To prepare physically for Kilimanjaro, Normandeau crafted a regimen that included a study diet of climbing and strength and cardiovascular work. By last May, she was climbing the 3,165 feet of New Hampshire’s Mount Monadnock every other day. As the climb drew closer, she focused on light, flat hiking — as well as some yoga — in an effort to keep her legs strong but not burn out.
Getting a Leg Up
For the first few days of the climb, Normandeau said she felt well-conditioned. The pace of the ascent was slow, in an effort to help climbers get over jet lag and become adjusted to altitude changes.
As they moved higher up the mountain, however, the effects of elevation started taking their toll physically and mentally in the form of uncertainty about what to expect and how one’s body would react.
“I wouldn’t call it nervousness,” she said, “but I had thoughts every day like, ‘what am I going to feel like at this altitude?’ or ‘is this the day I’m really going to start feeling it?’
“Eventually, no one really cared what time it was,” she continued. “People were more concerned with altitude checks and how their body would react at certain heights. It’s hard to know what to expect … altitude’s effects vary from person to person; I wanted to be as well-prepared physically as I could, and hope that would get me through whatever I encountered.”
Normandeau said that one of the most exciting, but in some ways frustrating parts of the climb was the scaling of the Great Barranco, a very steep section near the 14,000-foot mark that was encountered on the fifth day.
“Of all the hiking we had to do, this was the most technical,” she explained, adding that it was also very similar to her specialty, rock climbing. “I thought I was really in my element, but in my zeal, I misjudged on expending energy — I really needed to cover up more.
“By the end of that day, I could tell I was overexposed to the sun, and I was really upset with myself,” she continued. “Any little mistake like that can be magnified at that altitude.”
But while Normandeau’s miscalculation left her somewhat drained, it didn’t keep her from reaching the summit. And the final push provided some of the most enduring memories of the trip.
She especially remembers the views as the sun began to rise. “We were way above the clouds,” she recalled. “When you’re looking down on clouds like that it looks like an ocean.”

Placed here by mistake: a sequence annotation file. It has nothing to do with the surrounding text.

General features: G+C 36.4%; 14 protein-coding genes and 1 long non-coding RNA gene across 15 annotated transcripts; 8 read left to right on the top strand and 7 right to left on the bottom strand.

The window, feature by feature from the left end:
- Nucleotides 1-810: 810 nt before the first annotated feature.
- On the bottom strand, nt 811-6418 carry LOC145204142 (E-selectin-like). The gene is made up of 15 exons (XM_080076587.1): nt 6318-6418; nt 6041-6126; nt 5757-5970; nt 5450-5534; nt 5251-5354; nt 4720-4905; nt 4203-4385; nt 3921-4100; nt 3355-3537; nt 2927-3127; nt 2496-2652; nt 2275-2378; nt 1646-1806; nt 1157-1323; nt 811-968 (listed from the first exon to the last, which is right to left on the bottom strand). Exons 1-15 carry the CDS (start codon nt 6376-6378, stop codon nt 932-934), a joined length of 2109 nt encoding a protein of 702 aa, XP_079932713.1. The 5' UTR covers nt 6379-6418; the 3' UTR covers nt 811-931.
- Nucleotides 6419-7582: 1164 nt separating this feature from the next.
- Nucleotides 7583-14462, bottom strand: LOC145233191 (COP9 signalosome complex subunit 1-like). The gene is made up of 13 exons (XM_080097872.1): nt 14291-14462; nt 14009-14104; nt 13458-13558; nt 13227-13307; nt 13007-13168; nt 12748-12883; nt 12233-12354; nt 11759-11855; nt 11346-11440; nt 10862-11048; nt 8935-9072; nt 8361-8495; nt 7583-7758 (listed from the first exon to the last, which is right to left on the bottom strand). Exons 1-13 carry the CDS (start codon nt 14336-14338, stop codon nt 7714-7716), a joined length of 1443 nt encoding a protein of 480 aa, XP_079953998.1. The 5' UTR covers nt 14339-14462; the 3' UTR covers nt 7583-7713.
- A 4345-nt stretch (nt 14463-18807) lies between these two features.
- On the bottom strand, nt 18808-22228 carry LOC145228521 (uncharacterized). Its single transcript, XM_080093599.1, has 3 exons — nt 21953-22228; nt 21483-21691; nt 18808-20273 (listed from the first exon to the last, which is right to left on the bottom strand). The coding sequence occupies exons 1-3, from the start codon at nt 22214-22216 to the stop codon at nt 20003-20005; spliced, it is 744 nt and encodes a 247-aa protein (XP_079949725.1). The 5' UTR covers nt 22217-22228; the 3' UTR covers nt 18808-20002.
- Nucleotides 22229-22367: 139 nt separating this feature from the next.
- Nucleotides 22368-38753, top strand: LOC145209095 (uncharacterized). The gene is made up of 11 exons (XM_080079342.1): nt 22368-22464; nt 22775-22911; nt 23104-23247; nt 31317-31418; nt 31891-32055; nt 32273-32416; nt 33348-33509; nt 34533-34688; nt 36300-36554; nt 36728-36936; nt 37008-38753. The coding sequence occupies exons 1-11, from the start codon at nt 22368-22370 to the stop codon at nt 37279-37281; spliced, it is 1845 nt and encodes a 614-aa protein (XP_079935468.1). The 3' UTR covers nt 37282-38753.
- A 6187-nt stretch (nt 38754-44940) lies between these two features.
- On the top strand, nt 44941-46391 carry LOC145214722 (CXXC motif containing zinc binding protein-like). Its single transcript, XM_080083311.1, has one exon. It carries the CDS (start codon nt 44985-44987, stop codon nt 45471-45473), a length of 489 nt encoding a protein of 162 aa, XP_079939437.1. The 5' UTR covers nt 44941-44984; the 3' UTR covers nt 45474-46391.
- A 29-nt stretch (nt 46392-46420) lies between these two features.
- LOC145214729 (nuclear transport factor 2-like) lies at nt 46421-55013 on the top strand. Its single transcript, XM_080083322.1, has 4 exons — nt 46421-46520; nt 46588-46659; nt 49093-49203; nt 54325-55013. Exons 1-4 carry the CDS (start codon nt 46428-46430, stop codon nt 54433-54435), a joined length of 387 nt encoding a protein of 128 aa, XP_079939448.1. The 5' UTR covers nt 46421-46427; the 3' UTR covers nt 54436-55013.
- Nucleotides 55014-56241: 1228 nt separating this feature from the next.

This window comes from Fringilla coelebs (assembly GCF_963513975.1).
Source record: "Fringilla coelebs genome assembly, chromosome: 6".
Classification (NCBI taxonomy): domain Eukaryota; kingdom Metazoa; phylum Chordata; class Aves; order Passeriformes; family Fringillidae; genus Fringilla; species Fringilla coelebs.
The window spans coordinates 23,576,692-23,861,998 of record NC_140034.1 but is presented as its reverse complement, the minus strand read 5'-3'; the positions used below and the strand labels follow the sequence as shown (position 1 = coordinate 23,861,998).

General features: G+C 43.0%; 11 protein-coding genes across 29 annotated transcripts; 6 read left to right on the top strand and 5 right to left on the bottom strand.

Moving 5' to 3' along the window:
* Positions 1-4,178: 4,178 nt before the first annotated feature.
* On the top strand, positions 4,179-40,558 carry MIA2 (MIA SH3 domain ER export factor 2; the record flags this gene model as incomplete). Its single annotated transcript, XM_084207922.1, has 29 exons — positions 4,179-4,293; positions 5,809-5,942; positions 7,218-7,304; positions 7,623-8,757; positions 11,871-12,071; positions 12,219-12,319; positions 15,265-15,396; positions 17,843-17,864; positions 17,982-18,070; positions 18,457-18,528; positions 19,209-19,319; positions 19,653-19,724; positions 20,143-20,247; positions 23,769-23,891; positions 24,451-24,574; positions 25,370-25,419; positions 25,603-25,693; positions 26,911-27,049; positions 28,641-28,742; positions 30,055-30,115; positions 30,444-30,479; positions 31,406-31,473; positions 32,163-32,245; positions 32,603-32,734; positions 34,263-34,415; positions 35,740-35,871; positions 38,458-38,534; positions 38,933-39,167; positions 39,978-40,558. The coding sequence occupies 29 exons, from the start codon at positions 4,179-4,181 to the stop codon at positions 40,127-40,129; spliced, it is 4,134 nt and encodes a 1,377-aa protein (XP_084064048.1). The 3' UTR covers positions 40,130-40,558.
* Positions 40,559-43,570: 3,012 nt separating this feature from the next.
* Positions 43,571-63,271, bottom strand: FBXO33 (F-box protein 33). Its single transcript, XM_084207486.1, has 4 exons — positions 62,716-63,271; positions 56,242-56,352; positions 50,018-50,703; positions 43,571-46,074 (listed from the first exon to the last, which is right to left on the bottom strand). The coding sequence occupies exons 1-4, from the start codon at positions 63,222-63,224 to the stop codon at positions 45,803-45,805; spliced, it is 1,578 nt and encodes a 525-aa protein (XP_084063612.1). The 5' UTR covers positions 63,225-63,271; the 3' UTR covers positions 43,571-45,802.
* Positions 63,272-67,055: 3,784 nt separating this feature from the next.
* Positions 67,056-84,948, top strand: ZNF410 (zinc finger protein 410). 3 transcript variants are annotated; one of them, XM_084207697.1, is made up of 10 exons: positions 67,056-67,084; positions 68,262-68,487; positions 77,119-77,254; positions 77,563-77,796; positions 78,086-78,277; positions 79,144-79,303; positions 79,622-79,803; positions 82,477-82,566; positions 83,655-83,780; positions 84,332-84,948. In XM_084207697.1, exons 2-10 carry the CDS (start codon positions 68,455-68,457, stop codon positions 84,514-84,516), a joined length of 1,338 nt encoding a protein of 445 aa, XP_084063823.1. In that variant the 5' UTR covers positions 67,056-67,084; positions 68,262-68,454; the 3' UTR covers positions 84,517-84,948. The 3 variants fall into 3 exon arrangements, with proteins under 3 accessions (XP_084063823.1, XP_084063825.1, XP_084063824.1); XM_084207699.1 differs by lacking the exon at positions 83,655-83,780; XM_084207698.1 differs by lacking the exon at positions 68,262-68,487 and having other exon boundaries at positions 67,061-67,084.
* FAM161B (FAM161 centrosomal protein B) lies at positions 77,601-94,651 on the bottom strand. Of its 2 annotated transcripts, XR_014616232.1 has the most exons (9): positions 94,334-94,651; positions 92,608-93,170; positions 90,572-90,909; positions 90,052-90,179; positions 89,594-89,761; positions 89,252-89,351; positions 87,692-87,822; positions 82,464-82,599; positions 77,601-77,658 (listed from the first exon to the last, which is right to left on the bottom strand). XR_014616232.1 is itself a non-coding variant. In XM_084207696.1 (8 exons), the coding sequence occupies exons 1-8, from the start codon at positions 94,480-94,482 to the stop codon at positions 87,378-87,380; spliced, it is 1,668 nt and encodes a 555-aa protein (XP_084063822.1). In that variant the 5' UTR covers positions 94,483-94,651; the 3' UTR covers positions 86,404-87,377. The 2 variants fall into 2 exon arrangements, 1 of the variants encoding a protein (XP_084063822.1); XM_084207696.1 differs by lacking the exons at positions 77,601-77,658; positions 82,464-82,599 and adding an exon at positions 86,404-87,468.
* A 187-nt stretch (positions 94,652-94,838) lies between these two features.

Individuals made their way to the summit over a nine-hour stretch, she said, with the conditions taking varying tolls on the climbers. Up until the final push to the summit, the climbing had been as a group. That morning, however, the unity was broken by the thin air, cold, and fatigue.
“Some people were sick, some fatigued, needing longer breaks, which broke us into smaller groups,” she explained. “The altitude and thin air took their toll in different forms. For some it was labored breathing, dizziness, nausea, and a sensation of being drunk.
“The extreme cold was another factor adding to the challenge,” she continued. “Taking any breaks meant colder fingers and toes; it also made eating and staying hydrated impossible, which led to further fatigue and headaches. Some of us were disoriented, losing track of the rest of the team’s whereabouts.”
The climbers didn’t have much time on the summit to reflect on their triumph before heading back down, but Normandeau did take a minute to savor the accomplishment — and to think about the cancer victims and survivors who inspired her.
“I didn’t do this just to scale the highest mountain in Africa,” she explained. “I did it to raise awareness of breast cancer and get people to join the fight. So we had success on a number of levels.”
As she looked back on her climb, Normandeau said it was an incredible experience, one she imagines must be similar in some ways to surviving cancer.
“It’s an amazing feeling when you do something that you’re not sure you’re going to be able to do,” she said. “This was a challenge I’ll never forget.”